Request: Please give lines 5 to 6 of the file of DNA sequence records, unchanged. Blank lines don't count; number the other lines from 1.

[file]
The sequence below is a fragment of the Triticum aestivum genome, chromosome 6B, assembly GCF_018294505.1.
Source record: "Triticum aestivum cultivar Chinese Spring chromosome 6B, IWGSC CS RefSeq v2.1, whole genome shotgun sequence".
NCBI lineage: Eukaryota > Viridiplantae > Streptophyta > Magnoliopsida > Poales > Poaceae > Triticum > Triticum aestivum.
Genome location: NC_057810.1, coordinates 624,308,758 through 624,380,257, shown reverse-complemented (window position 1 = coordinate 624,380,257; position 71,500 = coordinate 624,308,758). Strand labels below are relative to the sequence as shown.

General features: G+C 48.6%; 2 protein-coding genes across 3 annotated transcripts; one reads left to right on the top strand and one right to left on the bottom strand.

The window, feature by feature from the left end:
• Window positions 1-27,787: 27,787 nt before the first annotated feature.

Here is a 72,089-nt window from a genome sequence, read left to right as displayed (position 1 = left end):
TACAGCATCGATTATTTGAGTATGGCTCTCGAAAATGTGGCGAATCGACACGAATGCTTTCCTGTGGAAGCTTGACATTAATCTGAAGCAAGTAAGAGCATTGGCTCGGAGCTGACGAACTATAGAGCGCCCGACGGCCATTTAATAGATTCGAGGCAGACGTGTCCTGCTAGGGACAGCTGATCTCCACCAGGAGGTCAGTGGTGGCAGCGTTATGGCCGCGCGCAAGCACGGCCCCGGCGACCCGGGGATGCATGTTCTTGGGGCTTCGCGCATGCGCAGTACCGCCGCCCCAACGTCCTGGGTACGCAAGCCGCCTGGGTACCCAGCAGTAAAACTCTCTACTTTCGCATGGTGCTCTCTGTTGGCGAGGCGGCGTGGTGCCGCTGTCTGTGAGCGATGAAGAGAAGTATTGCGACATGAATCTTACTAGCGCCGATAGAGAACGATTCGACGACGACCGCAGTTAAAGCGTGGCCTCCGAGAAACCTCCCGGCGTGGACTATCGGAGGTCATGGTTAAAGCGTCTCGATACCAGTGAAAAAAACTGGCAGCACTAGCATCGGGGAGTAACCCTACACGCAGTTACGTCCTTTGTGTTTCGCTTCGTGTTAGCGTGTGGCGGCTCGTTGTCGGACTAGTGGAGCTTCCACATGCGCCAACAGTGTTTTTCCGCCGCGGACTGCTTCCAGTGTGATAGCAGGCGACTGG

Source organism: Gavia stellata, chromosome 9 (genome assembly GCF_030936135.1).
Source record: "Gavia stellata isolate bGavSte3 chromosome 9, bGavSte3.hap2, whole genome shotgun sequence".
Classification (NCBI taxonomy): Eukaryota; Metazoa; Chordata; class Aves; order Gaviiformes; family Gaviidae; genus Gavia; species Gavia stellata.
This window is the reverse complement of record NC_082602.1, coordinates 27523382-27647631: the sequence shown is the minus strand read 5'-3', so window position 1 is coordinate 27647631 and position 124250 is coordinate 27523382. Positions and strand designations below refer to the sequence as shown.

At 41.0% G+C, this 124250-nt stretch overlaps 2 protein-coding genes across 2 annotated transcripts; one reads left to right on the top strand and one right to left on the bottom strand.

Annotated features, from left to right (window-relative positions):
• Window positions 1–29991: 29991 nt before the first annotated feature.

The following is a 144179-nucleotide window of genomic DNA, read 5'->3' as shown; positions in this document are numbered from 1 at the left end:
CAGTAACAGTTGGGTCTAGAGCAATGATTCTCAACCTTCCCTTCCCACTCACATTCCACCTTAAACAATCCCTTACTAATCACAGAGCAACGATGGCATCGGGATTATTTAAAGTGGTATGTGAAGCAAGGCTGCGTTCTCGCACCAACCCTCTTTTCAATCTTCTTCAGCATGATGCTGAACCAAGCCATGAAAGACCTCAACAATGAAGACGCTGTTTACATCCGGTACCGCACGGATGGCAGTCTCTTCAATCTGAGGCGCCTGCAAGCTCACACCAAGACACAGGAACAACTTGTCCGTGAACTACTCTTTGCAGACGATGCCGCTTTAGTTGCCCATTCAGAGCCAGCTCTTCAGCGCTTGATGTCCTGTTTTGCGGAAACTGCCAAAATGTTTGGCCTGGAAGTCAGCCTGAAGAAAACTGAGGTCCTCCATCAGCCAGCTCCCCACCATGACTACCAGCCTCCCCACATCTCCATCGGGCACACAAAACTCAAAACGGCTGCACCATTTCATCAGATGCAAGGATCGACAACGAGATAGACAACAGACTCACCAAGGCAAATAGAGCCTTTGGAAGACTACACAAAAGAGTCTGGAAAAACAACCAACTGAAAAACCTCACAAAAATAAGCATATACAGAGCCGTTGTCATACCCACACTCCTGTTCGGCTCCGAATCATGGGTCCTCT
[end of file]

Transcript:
General features: G+C 48.6%; 2 protein-coding genes across 3 annotated transcripts; one reads left to right on the top strand and one right to left on the bottom strand.

The window, feature by feature from the left end: